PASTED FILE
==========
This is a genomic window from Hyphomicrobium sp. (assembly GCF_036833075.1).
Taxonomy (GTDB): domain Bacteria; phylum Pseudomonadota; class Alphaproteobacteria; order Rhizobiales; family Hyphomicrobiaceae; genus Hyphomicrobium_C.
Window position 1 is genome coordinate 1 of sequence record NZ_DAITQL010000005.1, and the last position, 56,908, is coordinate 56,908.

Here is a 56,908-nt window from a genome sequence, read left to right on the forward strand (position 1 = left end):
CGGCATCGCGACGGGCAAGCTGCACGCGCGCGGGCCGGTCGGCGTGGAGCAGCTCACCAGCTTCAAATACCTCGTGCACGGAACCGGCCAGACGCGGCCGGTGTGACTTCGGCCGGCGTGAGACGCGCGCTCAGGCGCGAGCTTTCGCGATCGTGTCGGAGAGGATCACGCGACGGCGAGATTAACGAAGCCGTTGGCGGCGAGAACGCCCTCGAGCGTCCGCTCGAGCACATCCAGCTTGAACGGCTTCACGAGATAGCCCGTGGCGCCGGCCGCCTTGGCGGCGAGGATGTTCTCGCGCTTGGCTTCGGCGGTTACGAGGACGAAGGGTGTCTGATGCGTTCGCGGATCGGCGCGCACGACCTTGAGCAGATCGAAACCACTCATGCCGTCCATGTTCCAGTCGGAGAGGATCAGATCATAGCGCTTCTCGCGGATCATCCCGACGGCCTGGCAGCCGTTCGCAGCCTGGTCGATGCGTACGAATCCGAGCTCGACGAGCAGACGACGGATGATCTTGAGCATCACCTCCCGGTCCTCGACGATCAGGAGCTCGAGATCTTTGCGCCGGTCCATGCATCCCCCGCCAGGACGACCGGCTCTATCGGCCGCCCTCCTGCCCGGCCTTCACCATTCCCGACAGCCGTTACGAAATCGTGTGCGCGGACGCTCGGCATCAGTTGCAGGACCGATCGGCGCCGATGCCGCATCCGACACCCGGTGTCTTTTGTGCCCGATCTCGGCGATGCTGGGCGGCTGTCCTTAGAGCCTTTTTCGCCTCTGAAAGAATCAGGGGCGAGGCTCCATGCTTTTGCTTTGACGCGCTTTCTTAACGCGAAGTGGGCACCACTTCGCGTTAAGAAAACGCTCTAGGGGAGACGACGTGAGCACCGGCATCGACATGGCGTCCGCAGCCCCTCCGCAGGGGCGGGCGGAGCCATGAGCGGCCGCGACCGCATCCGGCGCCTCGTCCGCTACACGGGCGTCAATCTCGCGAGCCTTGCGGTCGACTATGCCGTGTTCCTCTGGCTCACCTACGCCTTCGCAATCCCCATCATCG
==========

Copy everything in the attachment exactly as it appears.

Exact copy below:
This is a genomic window from Hyphomicrobium sp. (assembly GCF_036833075.1).
Taxonomy (GTDB): domain Bacteria; phylum Pseudomonadota; class Alphaproteobacteria; order Rhizobiales; family Hyphomicrobiaceae; genus Hyphomicrobium_C.
Window position 1 is genome coordinate 1 of sequence record NZ_DAITQL010000005.1, and the last position, 56,908, is coordinate 56,908.

Here is a 56,908-nt window from a genome sequence, read left to right on the forward strand (position 1 = left end):
CGGCATCGCGACGGGCAAGCTGCACGCGCGCGGGCCGGTCGGCGTGGAGCAGCTCACCAGCTTCAAATACCTCGTGCACGGAACCGGCCAGACGCGGCCGGTGTGACTTCGGCCGGCGTGAGACGCGCGCTCAGGCGCGAGCTTTCGCGATCGTGTCGGAGAGGATCACGCGACGGCGAGATTAACGAAGCCGTTGGCGGCGAGAACGCCCTCGAGCGTCCGCTCGAGCACATCCAGCTTGAACGGCTTCACGAGATAGCCCGTGGCGCCGGCCGCCTTGGCGGCGAGGATGTTCTCGCGCTTGGCTTCGGCGGTTACGAGGACGAAGGGTGTCTGATGCGTTCGCGGATCGGCGCGCACGACCTTGAGCAGATCGAAACCACTCATGCCGTCCATGTTCCAGTCGGAGAGGATCAGATCATAGCGCTTCTCGCGGATCATCCCGACGGCCTGGCAGCCGTTCGCAGCCTGGTCGATGCGTACGAATCCGAGCTCGACGAGCAGACGACGGATGATCTTGAGCATCACCTCCCGGTCCTCGACGATCAGGAGCTCGAGATCTTTGCGCCGGTCCATGCATCCCCCGCCAGGACGACCGGCTCTATCGGCCGCCCTCCTGCCCGGCCTTCACCATTCCCGACAGCCGTTACGAAATCGTGTGCGCGGACGCTCGGCATCAGTTGCAGGACCGATCGGCGCCGATGCCGCATCCGACACCCGGTGTCTTTTGTGCCCGATCTCGGCGATGCTGGGCGGCTGTCCTTAGAGCCTTTTTCGCCTCTGAAAGAATCAGGGGCGAGGCTCCATGCTTTTGCTTTGACGCGCTTTCTTAACGCGAAGTGGGCACCACTTCGCGTTAAGAAAACGCTCTAGGGGAGACGACGTGAGCACCGGCATCGACATGGCGTCCGCAGCCCCTCCGCAGGGGCGGGCGGAGCCATGAGCGGCCGCGACCGCATCCGGCGCCTCGTCCGCTACACGGGCGTCAATCTCGCGAGCCTTGCGGTCGACTATGCCGTGTTCCTCTGGCTCACCTACGCCTTCGCAATCCCCATCATCG